• I need to make it clearer when people come into the workshop what resources we have available. We bought and prepared four two channel radio control systems, but the only two that got used were on the two boats I put together at the last minute, and we had to press-gang volunteers to control them. This was totally my fault - several of the other entries could easily have had radio control added to them, and I think doing so could have made the event much more fun because the contestants would have been able to steer their boats and properly aim at one another instead of just setting them going and watching them spin around in a circle. I really didn't expect to encounter this problem - in fact I thought the opposite would happen and we'd run out of radio control systems in the first few hours if we didn't ration them carefully. One idea I've been considering for next year is having a proper timetabled event in the workshop where I show people what radio control kit we have and how to use it, and if we can afford it within the budget, I'd like to get hold of a few more sets so we can have enough for most of the chaos robots to have proper radio control.

  • It really is better to bring more stuff than you're likely to need, because it's impossible to be sure in advance what's going to be useful. Some of the stuff I expected to be useful never got used (eg. the water pump I brought to empty the pool after the event), and some of the stuff I just chucked in on a whim turned out to be ideal for some particular task. There were also some things I didn't bring because I didn't expect them to be useful, but would have come in handy if I'd brought them.

  • Next year we need to be more forceful in applying the "no unaccompanied children" rule as regrettably some parents seem to think the chaos workshop is a safe place to leave their kids to play, without asking us first if we mind, while they go off to do other things.

  • During the main event, we need to have a cordon to stop the spectators trampling over the participants in their enthusiasm to get the best view possible.

  • We also need a judge with the official responsibility of deciding who won each round and keeping score.

  • Don't catch a bad cold a couple of days before setting off.

  • Remember to bring some bread and cheese and stuff in case I need to quickly grab something to eat in my room. Ironically this is something I always do when I'm staying away on business (I've even been known to warm up pre-cooked sausages and things in a plastic bag inside the kettle ;) but I somehow managed to forget at Concussion and as a result ended up hiking out long distances in search of places to eat.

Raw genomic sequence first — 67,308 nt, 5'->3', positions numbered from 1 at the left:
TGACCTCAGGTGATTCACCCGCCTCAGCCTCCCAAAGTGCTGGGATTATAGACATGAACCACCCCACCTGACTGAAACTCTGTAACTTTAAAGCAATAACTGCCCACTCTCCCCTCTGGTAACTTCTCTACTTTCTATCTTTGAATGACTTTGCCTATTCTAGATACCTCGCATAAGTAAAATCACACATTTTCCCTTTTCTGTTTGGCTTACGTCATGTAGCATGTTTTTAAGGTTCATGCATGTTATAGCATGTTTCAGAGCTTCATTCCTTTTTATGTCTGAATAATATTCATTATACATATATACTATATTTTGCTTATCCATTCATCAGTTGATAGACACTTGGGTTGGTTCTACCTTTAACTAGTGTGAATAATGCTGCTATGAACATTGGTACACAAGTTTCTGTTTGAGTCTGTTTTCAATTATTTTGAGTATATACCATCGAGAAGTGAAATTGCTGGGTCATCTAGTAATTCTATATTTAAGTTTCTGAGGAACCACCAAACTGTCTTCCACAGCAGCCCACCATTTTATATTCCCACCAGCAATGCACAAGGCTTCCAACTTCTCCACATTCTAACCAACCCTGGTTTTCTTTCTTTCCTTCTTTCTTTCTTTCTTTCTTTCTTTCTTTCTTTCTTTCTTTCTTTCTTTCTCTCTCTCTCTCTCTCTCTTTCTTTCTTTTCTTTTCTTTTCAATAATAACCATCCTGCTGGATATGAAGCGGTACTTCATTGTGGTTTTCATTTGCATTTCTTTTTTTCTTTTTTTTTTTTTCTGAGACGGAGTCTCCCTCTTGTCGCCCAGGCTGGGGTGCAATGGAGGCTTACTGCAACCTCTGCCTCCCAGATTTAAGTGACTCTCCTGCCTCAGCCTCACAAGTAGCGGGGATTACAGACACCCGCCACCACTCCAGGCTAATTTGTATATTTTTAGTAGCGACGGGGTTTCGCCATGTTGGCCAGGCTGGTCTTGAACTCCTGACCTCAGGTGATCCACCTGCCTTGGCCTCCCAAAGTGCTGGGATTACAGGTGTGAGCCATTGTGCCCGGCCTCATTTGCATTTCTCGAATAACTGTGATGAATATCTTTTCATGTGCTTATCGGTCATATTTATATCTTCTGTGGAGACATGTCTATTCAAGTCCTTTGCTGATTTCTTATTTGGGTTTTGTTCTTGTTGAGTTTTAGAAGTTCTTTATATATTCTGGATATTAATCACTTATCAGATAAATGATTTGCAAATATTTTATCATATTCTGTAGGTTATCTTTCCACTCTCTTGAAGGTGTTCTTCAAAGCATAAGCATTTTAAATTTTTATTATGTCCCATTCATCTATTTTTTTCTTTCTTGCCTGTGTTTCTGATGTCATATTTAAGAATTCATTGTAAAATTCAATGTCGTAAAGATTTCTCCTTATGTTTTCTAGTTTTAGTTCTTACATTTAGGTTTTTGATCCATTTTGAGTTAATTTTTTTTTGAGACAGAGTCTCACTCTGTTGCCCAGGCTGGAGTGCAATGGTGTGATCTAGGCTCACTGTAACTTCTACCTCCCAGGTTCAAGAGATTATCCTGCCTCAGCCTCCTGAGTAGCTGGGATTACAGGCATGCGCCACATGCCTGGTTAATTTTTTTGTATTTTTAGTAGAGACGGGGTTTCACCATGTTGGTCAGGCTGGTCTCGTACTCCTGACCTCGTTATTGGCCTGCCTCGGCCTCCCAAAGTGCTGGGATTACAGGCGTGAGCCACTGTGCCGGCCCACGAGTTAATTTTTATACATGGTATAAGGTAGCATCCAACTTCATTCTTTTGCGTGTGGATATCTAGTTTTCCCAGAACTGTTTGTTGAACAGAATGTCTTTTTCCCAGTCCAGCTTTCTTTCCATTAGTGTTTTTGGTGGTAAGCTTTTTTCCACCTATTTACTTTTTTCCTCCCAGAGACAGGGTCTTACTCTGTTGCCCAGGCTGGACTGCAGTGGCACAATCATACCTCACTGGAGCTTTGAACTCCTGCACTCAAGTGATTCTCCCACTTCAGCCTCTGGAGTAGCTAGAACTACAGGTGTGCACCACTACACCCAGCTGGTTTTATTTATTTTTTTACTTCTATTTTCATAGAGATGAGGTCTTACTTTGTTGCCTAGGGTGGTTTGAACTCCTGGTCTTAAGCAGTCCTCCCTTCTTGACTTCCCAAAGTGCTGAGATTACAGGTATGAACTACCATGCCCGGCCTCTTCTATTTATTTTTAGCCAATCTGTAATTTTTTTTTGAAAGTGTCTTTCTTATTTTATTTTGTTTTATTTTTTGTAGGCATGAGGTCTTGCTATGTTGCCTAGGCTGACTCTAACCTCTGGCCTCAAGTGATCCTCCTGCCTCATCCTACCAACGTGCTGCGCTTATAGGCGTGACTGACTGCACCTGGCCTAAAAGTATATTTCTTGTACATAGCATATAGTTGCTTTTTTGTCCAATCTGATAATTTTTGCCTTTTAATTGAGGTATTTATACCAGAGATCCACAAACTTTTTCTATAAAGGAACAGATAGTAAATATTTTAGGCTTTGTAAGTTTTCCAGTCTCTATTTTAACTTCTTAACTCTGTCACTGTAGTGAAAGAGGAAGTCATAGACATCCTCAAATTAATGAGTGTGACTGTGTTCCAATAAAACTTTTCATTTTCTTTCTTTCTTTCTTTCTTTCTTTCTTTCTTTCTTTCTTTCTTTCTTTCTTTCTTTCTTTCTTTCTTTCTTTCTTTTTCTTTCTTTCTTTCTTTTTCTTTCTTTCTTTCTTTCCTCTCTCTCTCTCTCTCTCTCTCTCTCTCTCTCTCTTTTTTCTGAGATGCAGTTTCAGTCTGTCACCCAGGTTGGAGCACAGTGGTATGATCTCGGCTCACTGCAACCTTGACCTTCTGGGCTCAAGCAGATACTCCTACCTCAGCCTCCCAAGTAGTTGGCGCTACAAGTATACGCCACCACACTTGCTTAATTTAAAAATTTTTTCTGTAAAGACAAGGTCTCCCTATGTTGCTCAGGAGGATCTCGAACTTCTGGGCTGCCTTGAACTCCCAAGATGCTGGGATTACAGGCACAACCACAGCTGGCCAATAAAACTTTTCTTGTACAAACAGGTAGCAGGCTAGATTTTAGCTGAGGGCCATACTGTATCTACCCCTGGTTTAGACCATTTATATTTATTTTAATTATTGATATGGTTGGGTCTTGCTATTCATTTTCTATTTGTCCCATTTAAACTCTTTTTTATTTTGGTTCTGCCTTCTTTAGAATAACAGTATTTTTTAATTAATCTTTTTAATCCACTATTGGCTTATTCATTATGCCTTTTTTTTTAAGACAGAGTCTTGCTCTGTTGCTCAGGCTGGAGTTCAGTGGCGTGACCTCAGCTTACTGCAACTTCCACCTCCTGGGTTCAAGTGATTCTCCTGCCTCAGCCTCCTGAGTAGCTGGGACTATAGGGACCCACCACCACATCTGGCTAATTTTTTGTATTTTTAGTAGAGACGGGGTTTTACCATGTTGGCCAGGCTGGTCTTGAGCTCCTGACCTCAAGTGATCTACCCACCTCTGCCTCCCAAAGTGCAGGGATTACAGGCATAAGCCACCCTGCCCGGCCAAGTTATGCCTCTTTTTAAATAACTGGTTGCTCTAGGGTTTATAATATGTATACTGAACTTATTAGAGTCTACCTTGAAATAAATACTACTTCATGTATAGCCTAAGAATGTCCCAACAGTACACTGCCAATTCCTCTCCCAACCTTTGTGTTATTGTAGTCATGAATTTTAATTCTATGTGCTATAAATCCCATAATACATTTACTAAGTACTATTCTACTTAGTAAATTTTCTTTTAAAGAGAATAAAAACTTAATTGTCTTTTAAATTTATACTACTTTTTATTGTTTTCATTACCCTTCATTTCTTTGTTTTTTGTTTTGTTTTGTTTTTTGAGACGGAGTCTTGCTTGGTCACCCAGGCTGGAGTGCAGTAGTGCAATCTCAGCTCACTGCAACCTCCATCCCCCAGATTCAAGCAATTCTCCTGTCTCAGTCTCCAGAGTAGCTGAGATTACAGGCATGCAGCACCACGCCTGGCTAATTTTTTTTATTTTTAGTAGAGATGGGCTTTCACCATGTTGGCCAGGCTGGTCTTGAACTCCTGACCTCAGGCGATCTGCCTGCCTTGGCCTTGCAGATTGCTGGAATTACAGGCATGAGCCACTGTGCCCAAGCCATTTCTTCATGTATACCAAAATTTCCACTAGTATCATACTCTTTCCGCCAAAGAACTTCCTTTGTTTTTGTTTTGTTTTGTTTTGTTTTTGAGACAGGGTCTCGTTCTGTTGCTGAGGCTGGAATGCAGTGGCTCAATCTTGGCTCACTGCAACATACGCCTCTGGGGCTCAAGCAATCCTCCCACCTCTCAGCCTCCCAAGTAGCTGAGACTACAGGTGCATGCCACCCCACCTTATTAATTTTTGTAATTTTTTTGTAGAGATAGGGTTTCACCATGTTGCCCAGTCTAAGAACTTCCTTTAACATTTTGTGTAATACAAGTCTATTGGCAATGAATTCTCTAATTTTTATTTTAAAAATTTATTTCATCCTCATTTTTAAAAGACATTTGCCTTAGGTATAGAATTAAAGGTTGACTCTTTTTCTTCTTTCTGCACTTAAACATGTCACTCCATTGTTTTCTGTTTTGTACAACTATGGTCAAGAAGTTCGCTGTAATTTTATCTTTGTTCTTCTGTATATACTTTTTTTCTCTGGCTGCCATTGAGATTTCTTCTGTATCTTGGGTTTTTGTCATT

As you've probably already heard, next year's theme is 2007. Convoy are a one year bid so they wanted us to do something easy and not too ambitious that wouldn't scare the hotel the way this year's paddling pools scared the Crowne Plaza (they insisted on a formal risk assessment and people watching the pools at all times despite the hotel being located on a riverbank). Hopefully this will fit the bill. It has everything we want: inspiration for creative and easy to build robot ideas (spy-bots), a role for the Sprokettes (Bond girls), a rich source of cliche and in-jokes, the opportunity to dress up in fun costumes, the title is a bad pun, and it has the potential to be the basis for a fun theatrical main event. One idea we've had is to build some kind of outrageously over the top killing machine (which looks impressive but isn't actually capable of killing a fly) and place each robot inside it, then SMS will switch it on and start ranting about how he is going to take over the world. The robot's objective is to escape from the trap before it activates. If you have any more ideas for fun 007 themed events, please let us know.

I can't talk in specifics about our plans for 2008 because they haven't been set in stone and we don't know yet if the Radisson will be a suitable venue for it, but we have had an idea that would take BC off in a new direction with something altogether more ambitious. It would involve the participation of far more of the Eastercon membership than ever before, and I'm actually quite excited about it.

Update: James tells me there was actually some kind of score keeping going on at the event; I just missed it in the general confusion, and there was a meeting afterward to decide who had won, but I wasn't told about it because they'd decided I was going to be one of the winners. Also, James wanted me to mention that he's stepping down as the central BC organiser in favour of myself as he's very busy running cons and things. Thanks, James!

Comments

I would love a collated article about BC for the new generic Eastercon website coming soon.
Excellent review, on the ball, and a good game plan going forward.

I have written my own review of the weekend, and once published will post online somewhere.

J
During the main event, we need to have a cordon to stop the spectators trampling over the participants in their enthusiasm to get the best view possible.
I think this year was atypical. From the two minutes I managed to spend observing things before a guest of honour tempted me away, you had a tiny arena/pool compared to past events. The crowd-pressing-against-the-arena-perimeter is normal, but usually they are spread around a much larger perimeter (last year, they even had balconies over the arena to observe from)